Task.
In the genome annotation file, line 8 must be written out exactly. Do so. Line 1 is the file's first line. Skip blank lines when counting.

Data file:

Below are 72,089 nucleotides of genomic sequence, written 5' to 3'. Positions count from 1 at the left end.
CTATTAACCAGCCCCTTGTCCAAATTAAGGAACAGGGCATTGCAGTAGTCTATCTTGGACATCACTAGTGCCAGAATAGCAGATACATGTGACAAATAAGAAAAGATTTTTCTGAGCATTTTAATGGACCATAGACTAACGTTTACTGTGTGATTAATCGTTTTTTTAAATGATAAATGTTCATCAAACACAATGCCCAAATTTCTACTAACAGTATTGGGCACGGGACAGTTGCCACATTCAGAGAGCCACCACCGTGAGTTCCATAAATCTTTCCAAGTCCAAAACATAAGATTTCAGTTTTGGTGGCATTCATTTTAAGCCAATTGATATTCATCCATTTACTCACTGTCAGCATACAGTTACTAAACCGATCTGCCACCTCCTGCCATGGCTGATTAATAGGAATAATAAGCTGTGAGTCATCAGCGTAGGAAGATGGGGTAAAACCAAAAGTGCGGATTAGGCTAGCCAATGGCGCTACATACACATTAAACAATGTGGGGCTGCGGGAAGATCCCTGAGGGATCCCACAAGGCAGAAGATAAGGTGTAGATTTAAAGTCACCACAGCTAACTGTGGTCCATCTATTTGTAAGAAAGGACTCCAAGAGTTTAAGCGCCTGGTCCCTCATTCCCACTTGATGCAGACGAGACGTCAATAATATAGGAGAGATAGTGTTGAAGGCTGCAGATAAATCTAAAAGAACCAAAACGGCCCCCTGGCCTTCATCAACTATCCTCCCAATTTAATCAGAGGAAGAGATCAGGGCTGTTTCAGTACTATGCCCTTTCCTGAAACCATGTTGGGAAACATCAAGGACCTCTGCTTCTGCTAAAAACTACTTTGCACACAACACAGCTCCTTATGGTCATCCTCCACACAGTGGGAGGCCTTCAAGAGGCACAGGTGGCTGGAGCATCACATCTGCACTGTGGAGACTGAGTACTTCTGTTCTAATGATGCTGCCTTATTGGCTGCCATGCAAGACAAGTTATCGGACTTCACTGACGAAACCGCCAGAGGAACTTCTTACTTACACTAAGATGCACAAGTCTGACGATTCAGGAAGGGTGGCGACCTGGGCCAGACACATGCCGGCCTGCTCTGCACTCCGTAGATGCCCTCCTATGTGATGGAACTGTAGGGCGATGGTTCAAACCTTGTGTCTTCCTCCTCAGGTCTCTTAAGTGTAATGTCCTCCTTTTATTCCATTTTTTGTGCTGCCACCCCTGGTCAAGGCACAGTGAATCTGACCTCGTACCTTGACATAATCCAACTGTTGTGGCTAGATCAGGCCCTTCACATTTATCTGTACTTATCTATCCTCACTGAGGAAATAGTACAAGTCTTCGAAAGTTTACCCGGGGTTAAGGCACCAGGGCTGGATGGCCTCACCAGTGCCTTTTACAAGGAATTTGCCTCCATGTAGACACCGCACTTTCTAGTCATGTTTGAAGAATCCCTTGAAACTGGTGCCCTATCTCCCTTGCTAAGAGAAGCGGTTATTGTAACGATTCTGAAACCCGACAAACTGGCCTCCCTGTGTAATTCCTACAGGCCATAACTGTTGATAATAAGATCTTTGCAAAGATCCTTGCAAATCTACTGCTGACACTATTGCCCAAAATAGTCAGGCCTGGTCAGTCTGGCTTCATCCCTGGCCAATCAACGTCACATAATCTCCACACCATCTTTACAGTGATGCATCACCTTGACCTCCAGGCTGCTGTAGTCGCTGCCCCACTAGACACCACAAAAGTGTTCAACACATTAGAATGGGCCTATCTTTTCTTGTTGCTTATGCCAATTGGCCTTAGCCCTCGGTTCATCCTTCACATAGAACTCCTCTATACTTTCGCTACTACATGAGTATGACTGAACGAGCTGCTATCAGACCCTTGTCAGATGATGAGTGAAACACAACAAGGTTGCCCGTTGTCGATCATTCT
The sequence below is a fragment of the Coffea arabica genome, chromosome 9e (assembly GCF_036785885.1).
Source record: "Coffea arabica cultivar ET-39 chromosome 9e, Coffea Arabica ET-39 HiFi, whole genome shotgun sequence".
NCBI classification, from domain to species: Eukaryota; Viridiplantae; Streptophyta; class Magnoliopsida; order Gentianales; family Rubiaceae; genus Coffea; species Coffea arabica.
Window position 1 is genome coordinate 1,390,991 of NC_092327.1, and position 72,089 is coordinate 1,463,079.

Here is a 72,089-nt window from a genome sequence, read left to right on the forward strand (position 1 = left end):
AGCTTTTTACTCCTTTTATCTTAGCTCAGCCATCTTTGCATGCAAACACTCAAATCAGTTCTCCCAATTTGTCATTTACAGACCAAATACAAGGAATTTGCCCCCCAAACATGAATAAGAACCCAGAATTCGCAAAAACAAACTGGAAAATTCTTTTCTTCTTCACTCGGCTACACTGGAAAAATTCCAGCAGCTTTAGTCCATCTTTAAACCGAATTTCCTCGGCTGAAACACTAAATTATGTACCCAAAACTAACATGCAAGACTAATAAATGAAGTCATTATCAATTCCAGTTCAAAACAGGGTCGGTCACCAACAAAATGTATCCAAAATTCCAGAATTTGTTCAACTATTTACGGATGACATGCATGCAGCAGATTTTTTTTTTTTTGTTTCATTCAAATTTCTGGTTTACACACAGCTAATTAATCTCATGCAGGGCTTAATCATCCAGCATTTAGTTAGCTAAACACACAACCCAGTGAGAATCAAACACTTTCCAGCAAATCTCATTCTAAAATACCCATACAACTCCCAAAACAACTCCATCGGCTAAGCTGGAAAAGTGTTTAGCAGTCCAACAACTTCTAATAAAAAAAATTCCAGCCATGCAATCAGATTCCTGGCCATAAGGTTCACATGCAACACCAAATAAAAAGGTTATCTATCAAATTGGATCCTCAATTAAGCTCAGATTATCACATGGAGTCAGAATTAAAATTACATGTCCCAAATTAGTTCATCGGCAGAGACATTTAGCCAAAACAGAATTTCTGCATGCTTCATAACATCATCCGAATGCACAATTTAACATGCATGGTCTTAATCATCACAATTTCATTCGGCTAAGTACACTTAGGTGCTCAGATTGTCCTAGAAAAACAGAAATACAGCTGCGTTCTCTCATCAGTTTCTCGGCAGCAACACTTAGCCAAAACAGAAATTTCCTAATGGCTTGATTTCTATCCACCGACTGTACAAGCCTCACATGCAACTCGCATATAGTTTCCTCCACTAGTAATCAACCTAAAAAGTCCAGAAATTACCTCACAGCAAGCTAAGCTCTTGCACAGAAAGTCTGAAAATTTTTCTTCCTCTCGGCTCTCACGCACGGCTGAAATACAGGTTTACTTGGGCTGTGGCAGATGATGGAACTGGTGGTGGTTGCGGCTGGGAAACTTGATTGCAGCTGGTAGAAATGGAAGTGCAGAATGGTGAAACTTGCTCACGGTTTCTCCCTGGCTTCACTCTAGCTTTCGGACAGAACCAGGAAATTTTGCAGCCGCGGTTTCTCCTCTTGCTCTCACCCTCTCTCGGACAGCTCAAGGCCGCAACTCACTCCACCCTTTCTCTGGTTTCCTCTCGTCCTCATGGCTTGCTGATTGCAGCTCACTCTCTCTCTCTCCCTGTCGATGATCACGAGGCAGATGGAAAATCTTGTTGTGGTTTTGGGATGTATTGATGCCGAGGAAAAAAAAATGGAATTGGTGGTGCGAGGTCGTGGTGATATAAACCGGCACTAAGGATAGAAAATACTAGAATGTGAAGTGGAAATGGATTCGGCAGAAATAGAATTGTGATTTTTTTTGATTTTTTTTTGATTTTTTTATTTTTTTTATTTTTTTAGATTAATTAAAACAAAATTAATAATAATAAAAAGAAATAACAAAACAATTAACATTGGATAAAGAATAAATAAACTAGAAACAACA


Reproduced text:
AGCTTTTTACTCCTTTTATCTTAGCTCAGCCATCTTTGCATGCAAACACTCAAATCAGTTCTCCCAATTTGTCATTTACAGACCAAATACAAGGAATTTGCCCCCCAAACATGAATAAGAACCCAGAATTCGCAAAAACAAACTGGAAAATTCTTTTCTTCTTCACTCGGCTACACTGGAAAAATTCCAGCAGCTTTAGTCCATCTTTAAACCGAATTTCCTCGGCTGAAACACTAAATTATGTACCCAAAACTAACATGCAAGACTAATAAATGAAGTCATTATCAATTCCAGTTCAAAACAGGGTCGGTCACCAACAAAATGTATCCAAAATTCCAGAATTTGTTCAACTATTTACGGATGACATGCATGCAGCAGATTTTTTTTTTTTTGTTTCATTCAAATTTCTGGTTTACACACAGCTAATTAATCTCATGCAGGGCTTAATCATCCAGCATTTAGTTAGCTAAACACACAACCCAGTGAGAATCAAACACTTTCCAGCAAATCTCATTCTAAAATACCCATACAACTCCCAAAACAACTCCATCGGCTAAGCTGGAAAAGTGTTTAGCAGTCCAACAACTTCTAATAAAAAAAATTCCAGCCATGCAATCAGATTCCTGGCCATAAGGTTCACATGCAACACCAAATAAAAAGGTTATCTATCAAATTGGATCCTCAATTAAGCTCAGATTATCACATGGAGTCAGAATTAAAATTACATGTCCCAAATTAGTTCATCGGCAGAGACATTTAGCCAAAACAGAATTTCTGCATGCTTCATAACATCATCCGAATGCACAATTTAACATGCATGGTCTTAATCATCACAATTTCATTCGGCTAAGTACACTTAGGTGCTCAGATTGTCCTAGAAAAACAGAAATACAGCTGCGTTCTCTCATCAGTTTCTCGGCAGCAACACTTAGCCAAAACAGAAATTTCCTAATGGCTTGATTTCTATCCACCGACTGTACAAGCCTCACATGCAACTCGCATATAGTTTCCTCCACTAGTAATCAACCTAAAAAGTCCAGAAATTACCTCACAGCAAGCTAAGCTCTTGCACAGAAAGTCTGAAAATTTTTCTTCCTCTCGGCTCTCACGCACGGCTGAAATACAGGTTTACTTGGGCTGTGGCAGATGATGGAACTGGTGGTGGTTGCGGCTGGGAAACTTGATTGCAGCTGGTAGAAATGGAAGTGCAGAATGGTGAAACTTGCTCACGGTTTCTCCCTGGCTTCACTCTAGCTTTCGGACAGAACCAGGAAATTTTGCAGCCGCGGTTTCTCCTCTTGCTCTCACCCTCTCTCGGACAGCTCAAGGCCGCAACTCACTCCACCCTTTCTCTGGTTTCCTCTCGTCCTCATGGCTTGCTGATTGCAGCTCACTCTCTCTCTCTCCCTGTCGATGATCACGAGGCAGATGGAAAATCTTGTTGTGGTTTTGGGATGTATTGATGCCGAGGAAAAAAAAATGGAATTGGTGGTGCGAGGTCGTGGTGATATAAACCGGCACTAAGGATAGAAAATACTAGAATGTGAAGTGGAAATGGATTCGGCAGAAATAGAATTGTGATTTTTTTTGATTTTTTTTTGATTTTTTTATTTTTTTTATTTTTTTAGATTAATTAAAACAAAATTAATAATAATAAAAAGAAATAACAAAACAATTAACATTGGATAAAGAATAAATAAACTAGAAACAACA